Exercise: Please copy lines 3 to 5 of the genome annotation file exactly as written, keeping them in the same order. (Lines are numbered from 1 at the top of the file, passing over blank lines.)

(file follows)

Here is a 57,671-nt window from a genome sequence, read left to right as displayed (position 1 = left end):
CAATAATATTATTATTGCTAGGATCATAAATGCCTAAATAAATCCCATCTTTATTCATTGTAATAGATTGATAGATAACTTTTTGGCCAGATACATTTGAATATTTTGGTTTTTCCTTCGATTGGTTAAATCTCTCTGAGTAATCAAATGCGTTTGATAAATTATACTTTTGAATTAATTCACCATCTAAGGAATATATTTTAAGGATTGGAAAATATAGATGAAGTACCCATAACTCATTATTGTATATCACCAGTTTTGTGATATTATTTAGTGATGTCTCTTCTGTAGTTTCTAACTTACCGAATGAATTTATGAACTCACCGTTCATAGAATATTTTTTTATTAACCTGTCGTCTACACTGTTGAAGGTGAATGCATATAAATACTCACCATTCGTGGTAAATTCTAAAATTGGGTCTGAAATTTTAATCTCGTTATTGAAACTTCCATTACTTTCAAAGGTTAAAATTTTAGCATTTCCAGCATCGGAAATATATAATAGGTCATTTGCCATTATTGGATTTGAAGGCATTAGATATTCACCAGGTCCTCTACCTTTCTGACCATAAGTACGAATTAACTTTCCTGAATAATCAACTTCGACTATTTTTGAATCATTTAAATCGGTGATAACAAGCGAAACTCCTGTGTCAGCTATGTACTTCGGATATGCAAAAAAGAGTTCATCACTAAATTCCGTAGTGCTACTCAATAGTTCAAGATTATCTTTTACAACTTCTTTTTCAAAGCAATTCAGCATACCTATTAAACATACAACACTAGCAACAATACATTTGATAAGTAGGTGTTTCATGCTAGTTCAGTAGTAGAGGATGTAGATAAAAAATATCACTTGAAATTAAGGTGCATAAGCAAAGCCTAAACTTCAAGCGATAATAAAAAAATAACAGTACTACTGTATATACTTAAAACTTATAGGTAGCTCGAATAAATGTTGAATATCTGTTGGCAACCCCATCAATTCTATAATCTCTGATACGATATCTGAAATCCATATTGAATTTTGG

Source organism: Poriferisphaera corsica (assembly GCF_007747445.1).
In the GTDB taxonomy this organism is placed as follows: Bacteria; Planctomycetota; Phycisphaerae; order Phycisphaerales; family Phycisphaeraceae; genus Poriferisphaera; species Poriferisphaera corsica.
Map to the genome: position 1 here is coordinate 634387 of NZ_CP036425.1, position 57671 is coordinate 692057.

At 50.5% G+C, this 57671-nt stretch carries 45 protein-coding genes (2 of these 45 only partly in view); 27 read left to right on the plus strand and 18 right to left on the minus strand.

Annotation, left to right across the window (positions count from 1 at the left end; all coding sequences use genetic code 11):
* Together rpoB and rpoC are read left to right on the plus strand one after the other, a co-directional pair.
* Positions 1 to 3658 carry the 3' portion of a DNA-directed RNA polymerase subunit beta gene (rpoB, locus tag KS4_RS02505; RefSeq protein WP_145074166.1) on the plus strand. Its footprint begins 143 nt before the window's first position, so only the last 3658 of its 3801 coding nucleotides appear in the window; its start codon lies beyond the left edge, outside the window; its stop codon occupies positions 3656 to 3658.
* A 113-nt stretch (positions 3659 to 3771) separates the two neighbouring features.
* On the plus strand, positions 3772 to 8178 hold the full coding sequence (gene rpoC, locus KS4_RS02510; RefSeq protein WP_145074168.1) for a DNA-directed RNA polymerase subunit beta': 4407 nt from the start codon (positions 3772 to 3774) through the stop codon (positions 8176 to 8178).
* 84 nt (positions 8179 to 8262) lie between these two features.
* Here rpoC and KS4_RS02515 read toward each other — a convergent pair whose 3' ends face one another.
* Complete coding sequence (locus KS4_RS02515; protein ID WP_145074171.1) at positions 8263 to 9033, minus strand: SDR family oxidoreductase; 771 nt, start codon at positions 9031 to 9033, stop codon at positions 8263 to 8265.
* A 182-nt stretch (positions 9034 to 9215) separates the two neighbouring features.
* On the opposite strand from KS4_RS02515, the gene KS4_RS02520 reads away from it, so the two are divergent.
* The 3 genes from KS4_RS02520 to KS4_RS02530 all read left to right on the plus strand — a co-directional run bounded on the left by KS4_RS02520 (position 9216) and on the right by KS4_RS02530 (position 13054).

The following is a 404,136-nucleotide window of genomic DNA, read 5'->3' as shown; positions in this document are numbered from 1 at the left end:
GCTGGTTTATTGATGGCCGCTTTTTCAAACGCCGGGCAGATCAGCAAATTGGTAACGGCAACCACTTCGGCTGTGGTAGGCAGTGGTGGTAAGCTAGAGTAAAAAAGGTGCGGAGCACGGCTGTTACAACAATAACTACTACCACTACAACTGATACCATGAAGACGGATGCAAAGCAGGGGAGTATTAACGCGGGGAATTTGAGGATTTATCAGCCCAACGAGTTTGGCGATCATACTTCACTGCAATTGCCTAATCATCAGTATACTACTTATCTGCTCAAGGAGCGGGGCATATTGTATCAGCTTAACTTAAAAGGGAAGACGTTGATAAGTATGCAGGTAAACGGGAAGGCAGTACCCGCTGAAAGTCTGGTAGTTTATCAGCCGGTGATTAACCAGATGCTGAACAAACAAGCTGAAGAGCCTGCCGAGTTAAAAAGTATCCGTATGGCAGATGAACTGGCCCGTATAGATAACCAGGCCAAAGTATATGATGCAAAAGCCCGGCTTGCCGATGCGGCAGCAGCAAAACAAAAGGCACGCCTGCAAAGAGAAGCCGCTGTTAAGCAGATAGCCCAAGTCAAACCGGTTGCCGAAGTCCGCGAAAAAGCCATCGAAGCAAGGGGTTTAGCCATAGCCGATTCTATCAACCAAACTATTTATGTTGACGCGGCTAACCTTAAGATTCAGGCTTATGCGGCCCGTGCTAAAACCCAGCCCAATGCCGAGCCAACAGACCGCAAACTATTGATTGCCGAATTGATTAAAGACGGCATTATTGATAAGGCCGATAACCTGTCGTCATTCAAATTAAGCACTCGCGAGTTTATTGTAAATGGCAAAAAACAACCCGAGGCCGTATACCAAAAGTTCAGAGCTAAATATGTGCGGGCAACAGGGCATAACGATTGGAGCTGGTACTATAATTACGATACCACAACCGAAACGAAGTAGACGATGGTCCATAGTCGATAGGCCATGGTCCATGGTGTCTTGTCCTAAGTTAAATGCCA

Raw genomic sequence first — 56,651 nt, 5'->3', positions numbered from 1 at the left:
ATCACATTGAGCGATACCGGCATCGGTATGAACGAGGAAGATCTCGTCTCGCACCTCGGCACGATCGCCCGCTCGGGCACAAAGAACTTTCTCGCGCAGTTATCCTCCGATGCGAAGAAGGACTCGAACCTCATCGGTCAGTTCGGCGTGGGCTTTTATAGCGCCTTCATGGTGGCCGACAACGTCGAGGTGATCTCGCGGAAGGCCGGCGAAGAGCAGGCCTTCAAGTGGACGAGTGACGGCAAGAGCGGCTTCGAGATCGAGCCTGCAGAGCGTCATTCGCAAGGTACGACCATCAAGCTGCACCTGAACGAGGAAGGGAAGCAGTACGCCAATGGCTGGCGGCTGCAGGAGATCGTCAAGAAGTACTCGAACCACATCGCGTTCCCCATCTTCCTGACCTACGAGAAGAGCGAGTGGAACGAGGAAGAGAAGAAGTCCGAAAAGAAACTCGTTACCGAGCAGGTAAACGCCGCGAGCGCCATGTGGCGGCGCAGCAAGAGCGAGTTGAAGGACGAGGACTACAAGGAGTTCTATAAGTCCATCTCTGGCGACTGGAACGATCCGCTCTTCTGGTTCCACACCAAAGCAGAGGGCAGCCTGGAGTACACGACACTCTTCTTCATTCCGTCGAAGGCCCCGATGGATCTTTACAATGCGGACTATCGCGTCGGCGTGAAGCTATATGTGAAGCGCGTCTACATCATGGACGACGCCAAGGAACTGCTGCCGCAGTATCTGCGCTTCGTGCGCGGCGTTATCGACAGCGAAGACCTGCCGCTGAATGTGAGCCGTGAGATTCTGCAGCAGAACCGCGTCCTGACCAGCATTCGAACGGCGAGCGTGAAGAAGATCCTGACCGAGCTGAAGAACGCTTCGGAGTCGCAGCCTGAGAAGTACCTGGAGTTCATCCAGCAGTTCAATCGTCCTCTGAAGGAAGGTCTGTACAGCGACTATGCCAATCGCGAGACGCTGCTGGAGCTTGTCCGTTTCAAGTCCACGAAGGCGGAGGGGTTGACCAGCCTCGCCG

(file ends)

Source organism: Poriferisphaera corsica (assembly GCF_007747445.1).
In the GTDB taxonomy this organism is placed as follows: Bacteria; Planctomycetota; Phycisphaerae; order Phycisphaerales; family Phycisphaeraceae; genus Poriferisphaera; species Poriferisphaera corsica.
Map to the genome: position 1 here is coordinate 634387 of NZ_CP036425.1, position 57671 is coordinate 692057.